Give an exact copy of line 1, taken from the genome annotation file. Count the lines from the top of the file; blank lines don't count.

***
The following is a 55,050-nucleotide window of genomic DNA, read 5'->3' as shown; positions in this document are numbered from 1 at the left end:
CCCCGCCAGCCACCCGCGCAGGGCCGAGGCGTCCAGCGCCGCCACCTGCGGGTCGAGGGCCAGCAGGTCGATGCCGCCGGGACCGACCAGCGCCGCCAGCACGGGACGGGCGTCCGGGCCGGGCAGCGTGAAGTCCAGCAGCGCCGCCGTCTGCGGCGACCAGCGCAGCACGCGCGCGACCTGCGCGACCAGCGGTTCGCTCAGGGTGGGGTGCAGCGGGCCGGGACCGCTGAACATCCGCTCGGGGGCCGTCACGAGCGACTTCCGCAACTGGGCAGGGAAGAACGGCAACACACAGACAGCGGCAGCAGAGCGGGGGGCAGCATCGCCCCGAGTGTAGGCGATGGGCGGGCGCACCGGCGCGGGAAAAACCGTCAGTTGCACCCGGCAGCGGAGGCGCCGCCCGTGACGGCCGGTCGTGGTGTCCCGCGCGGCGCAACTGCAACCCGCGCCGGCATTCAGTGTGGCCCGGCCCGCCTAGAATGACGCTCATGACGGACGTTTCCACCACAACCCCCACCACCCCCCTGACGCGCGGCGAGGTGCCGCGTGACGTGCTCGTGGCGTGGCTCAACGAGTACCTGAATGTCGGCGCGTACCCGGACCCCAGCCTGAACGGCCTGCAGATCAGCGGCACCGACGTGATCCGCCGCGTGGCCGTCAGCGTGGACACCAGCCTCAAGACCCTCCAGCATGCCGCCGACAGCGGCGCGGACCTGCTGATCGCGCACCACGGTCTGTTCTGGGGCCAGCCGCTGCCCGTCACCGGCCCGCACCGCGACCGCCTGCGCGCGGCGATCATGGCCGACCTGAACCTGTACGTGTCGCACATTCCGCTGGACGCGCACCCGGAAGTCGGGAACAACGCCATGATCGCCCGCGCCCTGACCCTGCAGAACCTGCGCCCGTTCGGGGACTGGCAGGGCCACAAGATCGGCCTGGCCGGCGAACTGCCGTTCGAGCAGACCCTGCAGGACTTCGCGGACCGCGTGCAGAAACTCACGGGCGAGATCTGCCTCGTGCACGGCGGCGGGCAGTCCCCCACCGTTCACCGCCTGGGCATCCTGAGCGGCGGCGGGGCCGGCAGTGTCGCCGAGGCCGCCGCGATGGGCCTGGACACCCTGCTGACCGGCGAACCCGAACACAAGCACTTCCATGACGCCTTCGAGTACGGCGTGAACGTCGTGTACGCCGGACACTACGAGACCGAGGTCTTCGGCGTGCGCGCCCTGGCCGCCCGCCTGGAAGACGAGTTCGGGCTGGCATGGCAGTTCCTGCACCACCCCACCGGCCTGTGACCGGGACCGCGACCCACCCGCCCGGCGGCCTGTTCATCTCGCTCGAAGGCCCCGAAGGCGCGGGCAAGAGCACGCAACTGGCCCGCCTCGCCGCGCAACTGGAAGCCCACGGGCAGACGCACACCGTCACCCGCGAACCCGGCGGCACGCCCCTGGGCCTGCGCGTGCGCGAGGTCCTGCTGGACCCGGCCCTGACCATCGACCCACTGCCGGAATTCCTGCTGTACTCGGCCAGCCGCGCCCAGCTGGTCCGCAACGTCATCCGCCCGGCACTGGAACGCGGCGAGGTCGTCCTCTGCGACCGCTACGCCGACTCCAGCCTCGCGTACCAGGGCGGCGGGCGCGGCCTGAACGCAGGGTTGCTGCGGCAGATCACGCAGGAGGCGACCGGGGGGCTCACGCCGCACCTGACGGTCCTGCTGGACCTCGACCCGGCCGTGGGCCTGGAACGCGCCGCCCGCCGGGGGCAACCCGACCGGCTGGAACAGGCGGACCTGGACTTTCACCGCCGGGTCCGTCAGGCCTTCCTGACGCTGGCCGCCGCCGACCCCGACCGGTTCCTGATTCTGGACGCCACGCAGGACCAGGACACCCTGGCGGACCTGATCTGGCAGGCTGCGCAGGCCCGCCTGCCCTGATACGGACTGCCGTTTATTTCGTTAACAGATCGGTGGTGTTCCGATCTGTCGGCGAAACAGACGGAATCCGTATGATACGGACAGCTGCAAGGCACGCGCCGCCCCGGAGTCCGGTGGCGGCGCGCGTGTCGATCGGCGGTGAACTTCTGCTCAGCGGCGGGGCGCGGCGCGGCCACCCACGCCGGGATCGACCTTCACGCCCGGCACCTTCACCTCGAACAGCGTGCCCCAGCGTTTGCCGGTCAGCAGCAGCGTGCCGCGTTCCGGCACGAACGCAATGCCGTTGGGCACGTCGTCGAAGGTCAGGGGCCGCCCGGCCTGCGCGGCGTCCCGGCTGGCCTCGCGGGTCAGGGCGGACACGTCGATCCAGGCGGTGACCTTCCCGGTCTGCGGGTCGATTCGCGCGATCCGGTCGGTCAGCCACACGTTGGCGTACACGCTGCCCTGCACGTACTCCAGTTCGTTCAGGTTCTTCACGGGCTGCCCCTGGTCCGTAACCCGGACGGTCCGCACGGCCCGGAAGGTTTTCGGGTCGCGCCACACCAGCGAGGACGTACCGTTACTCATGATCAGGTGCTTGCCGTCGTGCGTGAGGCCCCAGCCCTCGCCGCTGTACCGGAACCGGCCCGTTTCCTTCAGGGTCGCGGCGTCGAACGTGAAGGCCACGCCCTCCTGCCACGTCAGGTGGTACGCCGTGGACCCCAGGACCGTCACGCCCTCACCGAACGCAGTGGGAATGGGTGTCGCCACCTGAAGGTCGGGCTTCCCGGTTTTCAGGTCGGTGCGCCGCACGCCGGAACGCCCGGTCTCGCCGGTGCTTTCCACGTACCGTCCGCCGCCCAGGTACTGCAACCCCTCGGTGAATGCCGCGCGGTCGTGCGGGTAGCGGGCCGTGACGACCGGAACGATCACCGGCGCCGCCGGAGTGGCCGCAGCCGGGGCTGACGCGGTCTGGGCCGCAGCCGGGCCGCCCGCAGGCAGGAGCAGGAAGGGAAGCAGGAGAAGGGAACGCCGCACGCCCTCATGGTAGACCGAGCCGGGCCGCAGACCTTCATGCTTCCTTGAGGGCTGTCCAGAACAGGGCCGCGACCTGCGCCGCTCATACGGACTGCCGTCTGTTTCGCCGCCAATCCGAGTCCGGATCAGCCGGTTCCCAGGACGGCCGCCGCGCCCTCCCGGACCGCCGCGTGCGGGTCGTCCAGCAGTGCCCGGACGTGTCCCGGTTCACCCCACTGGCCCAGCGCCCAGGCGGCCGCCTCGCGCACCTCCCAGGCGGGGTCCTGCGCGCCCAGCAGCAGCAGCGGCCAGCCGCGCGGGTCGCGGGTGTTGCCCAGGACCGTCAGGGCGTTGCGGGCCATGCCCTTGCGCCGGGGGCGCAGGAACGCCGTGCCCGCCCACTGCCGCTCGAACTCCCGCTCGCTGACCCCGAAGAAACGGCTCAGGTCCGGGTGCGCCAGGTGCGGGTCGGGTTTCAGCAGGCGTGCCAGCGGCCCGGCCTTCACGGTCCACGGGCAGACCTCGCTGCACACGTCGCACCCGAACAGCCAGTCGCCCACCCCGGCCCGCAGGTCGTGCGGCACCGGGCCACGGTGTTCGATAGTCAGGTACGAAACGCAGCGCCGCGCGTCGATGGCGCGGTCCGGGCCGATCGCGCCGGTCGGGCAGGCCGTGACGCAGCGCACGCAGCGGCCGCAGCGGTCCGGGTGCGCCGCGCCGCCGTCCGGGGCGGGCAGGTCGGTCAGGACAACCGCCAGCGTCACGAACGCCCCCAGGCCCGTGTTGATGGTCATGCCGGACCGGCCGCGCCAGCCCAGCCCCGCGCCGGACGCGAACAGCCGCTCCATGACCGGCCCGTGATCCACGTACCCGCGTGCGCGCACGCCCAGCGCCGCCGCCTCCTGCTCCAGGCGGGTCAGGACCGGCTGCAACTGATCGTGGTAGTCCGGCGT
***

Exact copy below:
The following is a 55,050-nucleotide window of genomic DNA, read 5'->3' as shown; positions in this document are numbered from 1 at the left end: